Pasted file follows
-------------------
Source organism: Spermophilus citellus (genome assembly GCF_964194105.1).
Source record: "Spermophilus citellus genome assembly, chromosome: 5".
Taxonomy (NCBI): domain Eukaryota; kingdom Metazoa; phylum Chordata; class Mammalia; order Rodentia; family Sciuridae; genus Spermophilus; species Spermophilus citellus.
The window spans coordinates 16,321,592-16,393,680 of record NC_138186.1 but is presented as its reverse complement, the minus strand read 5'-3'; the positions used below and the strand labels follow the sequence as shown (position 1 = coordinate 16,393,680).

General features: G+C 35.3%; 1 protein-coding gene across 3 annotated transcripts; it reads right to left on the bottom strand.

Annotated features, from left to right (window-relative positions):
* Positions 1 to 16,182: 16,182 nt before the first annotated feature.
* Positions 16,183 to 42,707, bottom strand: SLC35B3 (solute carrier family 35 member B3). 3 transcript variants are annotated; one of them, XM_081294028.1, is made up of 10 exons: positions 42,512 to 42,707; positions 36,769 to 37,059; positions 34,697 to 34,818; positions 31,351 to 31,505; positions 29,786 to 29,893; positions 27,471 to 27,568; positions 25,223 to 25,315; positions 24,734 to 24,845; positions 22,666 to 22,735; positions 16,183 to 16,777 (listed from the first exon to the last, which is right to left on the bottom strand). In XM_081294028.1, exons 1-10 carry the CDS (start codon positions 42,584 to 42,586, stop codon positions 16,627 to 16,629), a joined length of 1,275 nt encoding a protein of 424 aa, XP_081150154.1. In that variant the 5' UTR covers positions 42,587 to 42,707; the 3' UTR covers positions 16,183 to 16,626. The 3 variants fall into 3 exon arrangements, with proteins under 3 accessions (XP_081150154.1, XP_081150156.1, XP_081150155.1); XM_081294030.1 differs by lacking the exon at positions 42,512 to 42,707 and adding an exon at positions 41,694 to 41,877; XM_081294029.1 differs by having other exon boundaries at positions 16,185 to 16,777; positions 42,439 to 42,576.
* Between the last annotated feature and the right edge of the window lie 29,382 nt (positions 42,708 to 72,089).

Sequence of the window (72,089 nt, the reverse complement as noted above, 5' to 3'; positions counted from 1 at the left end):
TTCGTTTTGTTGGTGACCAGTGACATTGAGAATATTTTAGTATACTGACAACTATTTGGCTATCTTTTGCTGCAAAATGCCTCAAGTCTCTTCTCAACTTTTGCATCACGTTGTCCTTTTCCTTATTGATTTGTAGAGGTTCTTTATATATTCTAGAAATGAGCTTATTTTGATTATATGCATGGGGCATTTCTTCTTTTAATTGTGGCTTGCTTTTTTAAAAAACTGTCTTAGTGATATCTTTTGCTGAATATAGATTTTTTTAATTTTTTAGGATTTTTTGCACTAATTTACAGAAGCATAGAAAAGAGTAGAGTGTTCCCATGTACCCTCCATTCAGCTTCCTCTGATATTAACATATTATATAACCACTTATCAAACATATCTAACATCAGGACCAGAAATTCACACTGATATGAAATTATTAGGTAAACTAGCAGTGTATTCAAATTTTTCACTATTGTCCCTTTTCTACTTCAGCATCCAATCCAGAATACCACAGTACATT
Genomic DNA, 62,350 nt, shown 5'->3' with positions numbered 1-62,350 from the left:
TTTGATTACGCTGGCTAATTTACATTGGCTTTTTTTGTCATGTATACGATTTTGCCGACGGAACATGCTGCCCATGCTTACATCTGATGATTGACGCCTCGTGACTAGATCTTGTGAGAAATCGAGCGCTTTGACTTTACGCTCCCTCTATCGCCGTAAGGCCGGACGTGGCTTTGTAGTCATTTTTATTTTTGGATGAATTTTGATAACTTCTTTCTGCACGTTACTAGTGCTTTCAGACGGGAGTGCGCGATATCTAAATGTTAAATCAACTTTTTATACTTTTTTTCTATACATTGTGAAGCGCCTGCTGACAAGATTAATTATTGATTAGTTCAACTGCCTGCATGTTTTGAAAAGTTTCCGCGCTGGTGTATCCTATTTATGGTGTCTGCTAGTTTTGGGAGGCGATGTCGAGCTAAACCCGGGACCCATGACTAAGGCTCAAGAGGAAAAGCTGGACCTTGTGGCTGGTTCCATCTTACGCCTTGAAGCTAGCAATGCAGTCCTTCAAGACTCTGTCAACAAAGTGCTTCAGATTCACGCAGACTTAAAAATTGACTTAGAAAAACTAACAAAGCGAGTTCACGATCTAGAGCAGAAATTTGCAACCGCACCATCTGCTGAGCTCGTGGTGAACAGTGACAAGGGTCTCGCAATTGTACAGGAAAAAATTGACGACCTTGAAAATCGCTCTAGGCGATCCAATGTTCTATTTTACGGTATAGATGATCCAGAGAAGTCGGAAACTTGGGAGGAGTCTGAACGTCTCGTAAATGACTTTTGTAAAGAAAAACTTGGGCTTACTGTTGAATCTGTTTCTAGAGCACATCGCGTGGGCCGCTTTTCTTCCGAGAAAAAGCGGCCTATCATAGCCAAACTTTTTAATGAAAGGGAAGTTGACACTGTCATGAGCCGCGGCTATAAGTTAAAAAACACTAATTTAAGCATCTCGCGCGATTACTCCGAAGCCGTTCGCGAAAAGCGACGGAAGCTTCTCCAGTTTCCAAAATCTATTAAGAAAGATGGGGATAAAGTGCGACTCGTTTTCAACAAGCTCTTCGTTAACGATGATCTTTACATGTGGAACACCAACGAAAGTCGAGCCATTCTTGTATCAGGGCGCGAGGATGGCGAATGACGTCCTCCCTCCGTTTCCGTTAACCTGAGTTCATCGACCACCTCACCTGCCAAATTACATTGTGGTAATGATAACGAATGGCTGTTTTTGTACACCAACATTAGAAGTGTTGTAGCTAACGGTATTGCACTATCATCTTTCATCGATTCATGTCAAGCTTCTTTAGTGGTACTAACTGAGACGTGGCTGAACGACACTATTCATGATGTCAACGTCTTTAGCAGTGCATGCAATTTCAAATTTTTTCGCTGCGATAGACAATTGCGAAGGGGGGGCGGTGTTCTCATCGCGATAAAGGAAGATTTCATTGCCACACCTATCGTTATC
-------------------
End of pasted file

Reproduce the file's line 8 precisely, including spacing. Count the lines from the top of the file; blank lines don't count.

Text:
* Positions 16,183 to 42,707, bottom strand: SLC35B3 (solute carrier family 35 member B3). 3 transcript variants are annotated; one of them, XM_081294028.1, is made up of 10 exons: positions 42,512 to 42,707; positions 36,769 to 37,059; positions 34,697 to 34,818; positions 31,351 to 31,505; positions 29,786 to 29,893; positions 27,471 to 27,568; positions 25,223 to 25,315; positions 24,734 to 24,845; positions 22,666 to 22,735; positions 16,183 to 16,777 (listed from the first exon to the last, which is right to left on the bottom strand). In XM_081294028.1, exons 1-10 carry the CDS (start codon positions 42,584 to 42,586, stop codon positions 16,627 to 16,629), a joined length of 1,275 nt encoding a protein of 424 aa, XP_081150154.1. In that variant the 5' UTR covers positions 42,587 to 42,707; the 3' UTR covers positions 16,183 to 16,626. The 3 variants fall into 3 exon arrangements, with proteins under 3 accessions (XP_081150154.1, XP_081150156.1, XP_081150155.1); XM_081294030.1 differs by lacking the exon at positions 42,512 to 42,707 and adding an exon at positions 41,694 to 41,877; XM_081294029.1 differs by having other exon boundaries at positions 16,185 to 16,777; positions 42,439 to 42,576.